DocSearls declared July 31, 2010 as the day the privacy tide turned in his long and generally excellent blog post about online privacy and the “Data Bubble”. It was prompted by the Wall Street Journal article series that explains, without mincing words, that “one of the fastest growing businesses on the Internet is the business of spying on consumers” (which includes mention of Abine as a solution against it). But of course Doc Searls’ thinking and writing on this topic goes back years.
One of the points he quotes/paraphrases from Eric Clemons is that “ads cannot be the sole source of funding for the internet” and “there are numerous other business models that will work on the net, that will be tried, and that will succeed.”
At Abine, we’ve been saying this for a long time, especially since some object to the protecting peoples’ privacy on the grounds that there’s no other way to support the Web. (By the way, even if that were true, we think peoples’ privacy rights still come first).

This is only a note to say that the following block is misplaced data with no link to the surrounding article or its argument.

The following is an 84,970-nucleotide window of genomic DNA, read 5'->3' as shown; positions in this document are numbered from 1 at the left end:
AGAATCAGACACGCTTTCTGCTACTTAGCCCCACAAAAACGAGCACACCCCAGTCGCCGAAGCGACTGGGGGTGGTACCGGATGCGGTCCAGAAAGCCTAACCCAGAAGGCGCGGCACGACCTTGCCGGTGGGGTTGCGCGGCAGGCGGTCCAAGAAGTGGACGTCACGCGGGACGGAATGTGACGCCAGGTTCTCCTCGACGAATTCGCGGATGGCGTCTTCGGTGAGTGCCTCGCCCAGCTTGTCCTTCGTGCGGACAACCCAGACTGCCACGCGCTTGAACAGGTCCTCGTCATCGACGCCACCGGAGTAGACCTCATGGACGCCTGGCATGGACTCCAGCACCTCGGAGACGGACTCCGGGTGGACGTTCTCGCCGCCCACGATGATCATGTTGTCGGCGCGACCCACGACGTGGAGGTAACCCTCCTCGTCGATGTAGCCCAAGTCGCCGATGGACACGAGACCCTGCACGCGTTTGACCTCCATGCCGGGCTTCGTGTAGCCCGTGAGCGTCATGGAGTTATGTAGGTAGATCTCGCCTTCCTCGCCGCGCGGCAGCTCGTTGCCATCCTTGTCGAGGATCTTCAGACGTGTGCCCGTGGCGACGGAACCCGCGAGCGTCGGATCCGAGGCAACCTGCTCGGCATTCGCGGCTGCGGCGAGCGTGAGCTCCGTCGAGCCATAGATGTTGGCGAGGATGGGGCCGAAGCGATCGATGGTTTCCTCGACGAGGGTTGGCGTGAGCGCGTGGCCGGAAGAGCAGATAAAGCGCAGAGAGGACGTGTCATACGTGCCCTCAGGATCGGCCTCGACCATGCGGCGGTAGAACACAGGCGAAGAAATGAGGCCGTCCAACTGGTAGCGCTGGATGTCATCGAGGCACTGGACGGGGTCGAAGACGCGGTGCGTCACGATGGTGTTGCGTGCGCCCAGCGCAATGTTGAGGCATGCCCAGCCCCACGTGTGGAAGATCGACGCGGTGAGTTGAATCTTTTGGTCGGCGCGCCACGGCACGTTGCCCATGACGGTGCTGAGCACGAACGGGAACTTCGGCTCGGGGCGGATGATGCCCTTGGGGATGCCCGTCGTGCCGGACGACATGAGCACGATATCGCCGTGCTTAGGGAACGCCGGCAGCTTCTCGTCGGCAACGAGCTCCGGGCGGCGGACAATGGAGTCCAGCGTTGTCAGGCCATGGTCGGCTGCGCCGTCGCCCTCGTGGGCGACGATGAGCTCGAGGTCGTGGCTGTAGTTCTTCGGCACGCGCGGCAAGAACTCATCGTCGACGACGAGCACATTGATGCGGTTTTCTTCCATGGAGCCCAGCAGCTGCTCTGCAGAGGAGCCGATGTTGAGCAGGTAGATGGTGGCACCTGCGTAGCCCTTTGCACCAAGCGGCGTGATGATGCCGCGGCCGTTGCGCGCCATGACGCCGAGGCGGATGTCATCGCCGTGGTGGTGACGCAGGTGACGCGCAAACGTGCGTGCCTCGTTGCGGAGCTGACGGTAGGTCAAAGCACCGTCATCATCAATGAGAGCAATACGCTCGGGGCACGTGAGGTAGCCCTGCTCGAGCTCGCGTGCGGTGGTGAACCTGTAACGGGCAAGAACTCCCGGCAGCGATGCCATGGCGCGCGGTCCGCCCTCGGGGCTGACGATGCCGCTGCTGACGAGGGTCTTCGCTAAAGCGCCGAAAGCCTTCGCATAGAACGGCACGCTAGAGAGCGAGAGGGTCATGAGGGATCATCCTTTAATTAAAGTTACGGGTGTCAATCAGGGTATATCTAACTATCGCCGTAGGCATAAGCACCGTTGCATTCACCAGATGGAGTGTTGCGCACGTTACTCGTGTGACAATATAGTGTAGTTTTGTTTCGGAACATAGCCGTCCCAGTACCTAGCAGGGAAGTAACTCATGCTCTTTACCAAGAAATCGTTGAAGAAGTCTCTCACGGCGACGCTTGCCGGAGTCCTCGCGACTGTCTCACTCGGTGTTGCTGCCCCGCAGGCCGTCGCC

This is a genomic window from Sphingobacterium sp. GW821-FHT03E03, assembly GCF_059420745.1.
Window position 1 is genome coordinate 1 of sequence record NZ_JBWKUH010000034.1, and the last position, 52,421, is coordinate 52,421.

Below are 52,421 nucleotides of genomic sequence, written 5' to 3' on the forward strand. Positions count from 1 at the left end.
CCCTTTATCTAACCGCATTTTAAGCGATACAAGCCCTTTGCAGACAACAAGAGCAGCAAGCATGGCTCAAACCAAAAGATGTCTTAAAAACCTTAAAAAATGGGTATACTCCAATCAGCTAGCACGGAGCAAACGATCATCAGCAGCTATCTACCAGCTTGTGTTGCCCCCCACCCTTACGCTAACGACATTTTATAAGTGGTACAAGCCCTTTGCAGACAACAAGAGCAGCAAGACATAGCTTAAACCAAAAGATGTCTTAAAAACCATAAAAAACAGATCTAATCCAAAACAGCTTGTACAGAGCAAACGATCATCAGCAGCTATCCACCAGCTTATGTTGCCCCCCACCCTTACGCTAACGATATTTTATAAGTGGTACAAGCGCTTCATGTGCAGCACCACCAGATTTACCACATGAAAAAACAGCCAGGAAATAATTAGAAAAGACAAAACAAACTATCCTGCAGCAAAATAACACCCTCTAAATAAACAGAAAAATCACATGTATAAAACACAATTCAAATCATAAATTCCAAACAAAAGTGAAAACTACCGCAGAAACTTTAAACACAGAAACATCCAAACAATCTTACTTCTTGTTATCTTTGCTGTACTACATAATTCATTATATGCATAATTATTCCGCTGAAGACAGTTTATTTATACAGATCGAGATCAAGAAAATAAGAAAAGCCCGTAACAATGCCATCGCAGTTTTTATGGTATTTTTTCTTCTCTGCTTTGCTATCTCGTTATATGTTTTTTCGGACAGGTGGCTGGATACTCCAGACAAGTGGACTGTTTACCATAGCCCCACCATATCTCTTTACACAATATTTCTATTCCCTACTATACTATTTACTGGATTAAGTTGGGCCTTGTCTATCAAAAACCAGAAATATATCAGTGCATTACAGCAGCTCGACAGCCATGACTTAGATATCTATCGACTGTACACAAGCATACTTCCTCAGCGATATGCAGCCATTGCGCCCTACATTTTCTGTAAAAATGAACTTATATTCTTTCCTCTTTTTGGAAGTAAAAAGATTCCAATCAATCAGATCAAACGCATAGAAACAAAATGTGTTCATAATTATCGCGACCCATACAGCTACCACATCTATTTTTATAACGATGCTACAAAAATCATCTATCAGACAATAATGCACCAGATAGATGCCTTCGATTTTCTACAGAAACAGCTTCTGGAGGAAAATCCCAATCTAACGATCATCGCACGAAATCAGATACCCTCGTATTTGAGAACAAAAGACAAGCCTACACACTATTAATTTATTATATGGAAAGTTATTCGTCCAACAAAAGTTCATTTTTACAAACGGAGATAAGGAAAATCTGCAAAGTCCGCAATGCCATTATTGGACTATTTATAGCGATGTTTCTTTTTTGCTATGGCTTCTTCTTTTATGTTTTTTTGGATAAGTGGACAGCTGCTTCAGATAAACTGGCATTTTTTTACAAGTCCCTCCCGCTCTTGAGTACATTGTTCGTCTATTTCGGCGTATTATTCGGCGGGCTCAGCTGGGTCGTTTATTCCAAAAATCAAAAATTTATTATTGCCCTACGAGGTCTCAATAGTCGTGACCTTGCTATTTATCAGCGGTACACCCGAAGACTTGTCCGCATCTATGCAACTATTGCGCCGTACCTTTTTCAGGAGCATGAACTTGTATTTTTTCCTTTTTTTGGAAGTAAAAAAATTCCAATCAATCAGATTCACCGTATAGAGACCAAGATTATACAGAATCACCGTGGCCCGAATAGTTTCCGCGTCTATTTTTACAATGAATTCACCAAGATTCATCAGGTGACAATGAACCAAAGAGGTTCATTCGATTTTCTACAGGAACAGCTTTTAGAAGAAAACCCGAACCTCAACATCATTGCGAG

Data Bubble is a nice term because it expresses the distortion in the Internet economy that has been brought about by overvaluing behavioral ad delivery and selling of users’ data without their consent. Expect to hear it more in the coming months.
It’s truly a great post, except for the last part that was disappointing — when he suddenly and briefly says that Google and other “back-end data companies” could potentially be the good guys here and helping users shop in the new economy of demand management.
Now, the VRM (vendor relationship management) project and associated attention-routing ideas may be part of the way forward here and what Doc Searls was thinking about when he wrote that. But it is too tempting for companies and too confusing for normal people to straddle “good data collection” and “bad data collection”, or “good privacy violation” and “evil privacy violation”. That’s why Abine’s never been involved with any of the back-end data companies or the “helping you shop” mission – our only mission is enhancing your online privacy, from software tools to cleanup services.